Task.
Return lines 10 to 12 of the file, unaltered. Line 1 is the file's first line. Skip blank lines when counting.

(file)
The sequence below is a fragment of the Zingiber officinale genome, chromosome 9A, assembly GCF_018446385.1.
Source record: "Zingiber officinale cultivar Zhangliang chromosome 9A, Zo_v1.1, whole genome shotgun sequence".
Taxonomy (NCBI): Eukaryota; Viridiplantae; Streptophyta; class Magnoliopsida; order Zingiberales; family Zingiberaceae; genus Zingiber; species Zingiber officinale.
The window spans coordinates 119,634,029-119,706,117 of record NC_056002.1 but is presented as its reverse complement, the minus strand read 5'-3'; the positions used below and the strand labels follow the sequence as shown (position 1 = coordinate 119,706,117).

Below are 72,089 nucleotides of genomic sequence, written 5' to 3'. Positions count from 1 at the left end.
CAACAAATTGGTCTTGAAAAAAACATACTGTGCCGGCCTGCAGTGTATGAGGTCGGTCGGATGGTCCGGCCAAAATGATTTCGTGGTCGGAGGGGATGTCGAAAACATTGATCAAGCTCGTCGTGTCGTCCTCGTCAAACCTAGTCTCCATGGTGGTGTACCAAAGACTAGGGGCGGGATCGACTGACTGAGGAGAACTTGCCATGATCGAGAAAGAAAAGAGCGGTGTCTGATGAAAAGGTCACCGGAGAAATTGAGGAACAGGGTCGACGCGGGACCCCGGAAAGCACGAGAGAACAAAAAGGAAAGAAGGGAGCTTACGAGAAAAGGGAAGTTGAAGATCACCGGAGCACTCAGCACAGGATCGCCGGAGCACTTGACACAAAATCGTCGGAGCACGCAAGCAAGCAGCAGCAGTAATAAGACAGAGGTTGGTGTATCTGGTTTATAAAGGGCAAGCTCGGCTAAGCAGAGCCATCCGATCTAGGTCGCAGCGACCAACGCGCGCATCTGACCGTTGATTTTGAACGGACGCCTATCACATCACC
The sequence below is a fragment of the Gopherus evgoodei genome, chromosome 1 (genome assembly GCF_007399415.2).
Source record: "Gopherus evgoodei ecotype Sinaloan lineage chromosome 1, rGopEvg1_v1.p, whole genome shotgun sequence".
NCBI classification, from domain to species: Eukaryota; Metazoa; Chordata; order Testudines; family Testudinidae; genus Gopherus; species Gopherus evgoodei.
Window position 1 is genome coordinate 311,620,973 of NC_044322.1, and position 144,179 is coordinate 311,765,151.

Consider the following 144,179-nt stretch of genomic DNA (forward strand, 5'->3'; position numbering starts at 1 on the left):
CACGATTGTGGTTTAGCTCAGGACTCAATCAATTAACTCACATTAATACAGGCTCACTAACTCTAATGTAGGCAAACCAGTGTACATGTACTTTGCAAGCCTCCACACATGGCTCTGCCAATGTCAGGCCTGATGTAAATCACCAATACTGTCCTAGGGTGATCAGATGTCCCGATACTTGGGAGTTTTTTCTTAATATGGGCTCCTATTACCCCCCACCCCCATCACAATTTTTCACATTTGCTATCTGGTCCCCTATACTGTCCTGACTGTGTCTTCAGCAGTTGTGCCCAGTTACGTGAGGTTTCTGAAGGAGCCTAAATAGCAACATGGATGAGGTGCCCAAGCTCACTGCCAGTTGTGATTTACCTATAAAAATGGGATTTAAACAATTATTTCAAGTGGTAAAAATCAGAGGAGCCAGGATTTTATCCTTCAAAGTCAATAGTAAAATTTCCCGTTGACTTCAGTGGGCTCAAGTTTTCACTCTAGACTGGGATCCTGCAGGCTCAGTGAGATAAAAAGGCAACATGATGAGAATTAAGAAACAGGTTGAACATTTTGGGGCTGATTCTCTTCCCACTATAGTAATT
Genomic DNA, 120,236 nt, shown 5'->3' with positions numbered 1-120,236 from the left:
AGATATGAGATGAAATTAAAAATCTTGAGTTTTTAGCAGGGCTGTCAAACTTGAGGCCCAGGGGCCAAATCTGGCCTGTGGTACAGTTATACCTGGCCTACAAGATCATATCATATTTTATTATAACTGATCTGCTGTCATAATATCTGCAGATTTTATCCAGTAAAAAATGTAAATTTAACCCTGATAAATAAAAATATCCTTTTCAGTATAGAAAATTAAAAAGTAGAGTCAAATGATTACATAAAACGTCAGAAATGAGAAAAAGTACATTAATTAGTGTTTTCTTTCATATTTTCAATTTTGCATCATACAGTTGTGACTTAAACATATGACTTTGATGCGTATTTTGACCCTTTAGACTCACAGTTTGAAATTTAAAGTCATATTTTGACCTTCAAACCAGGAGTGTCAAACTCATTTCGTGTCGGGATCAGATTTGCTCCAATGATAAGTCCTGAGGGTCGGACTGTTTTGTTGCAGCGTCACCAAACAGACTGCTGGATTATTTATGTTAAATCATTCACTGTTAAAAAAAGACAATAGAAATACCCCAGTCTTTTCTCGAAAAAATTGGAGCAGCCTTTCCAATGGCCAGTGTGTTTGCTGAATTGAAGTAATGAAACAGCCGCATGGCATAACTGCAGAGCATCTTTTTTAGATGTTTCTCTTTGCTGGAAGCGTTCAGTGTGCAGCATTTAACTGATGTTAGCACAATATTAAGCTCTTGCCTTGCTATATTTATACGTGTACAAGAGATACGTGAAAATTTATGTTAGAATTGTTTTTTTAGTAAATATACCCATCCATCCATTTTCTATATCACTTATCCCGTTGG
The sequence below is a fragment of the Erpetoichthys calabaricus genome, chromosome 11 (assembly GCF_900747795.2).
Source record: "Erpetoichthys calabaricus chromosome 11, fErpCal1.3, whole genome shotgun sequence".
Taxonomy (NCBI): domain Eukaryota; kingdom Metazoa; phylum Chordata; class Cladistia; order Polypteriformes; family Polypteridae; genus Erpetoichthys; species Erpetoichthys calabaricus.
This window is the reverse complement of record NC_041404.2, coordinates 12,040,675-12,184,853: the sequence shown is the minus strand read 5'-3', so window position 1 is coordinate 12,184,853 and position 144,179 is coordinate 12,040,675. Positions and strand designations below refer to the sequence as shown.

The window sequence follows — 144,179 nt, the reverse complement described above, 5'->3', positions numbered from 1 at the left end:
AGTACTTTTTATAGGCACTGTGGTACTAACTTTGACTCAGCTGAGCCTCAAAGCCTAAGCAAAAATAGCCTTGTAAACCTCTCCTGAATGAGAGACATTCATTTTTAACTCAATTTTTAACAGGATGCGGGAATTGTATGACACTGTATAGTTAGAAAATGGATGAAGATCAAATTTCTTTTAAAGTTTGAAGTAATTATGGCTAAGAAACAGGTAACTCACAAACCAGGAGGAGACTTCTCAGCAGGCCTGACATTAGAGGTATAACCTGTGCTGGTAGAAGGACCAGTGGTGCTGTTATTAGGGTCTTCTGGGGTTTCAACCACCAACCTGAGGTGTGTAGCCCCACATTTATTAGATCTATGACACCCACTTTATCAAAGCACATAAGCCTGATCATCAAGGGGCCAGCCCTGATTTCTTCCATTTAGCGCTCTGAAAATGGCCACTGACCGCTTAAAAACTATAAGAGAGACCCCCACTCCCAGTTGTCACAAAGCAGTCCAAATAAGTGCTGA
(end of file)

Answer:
Window position 1 is genome coordinate 311,620,973 of NC_044322.1, and position 144,179 is coordinate 311,765,151.

Consider the following 144,179-nt stretch of genomic DNA (forward strand, 5'->3'; position numbering starts at 1 on the left):
CACGATTGTGGTTTAGCTCAGGACTCAATCAATTAACTCACATTAATACAGGCTCACTAACTCTAATGTAGGCAAACCAGTGTACATGTACTTTGCAAGCCTCCACACATGGCTCTGCCAATGTCAGGCCTGATGTAAATCACCAATACTGTCCTAGGGTGATCAGATGTCCCGATACTTGGGAGTTTTTTCTTAATATGGGCTCCTATTACCCCCCACCCCCATCACAATTTTTCACATTTGCTATCTGGTCCCCTATACTGTCCTGACTGTGTCTTCAGCAGTTGTGCCCAGTTACGTGAGGTTTCTGAAGGAGCCTAAATAGCAACATGGATGAGGTGCCCAAGCTCACTGCCAGTTGTGATTTACCTATAAAAATGGGATTTAAACAATTATTTCAAGTGGTAAAAATCAGAGGAGCCAGGATTTTATCCTTCAAAGTCAATAGTAAAATTTCCCGTTGACTTCAGTGGGCTCAAGTTTTCACTCTAGACTGGGATCCTGCAGGCTCAGTGAGATAAAAAGGCAACATGATGAGAATTAAGAAACAGGTTGAACATTTTGGGGCTGATTCTCTTCCCACTATAGTAATT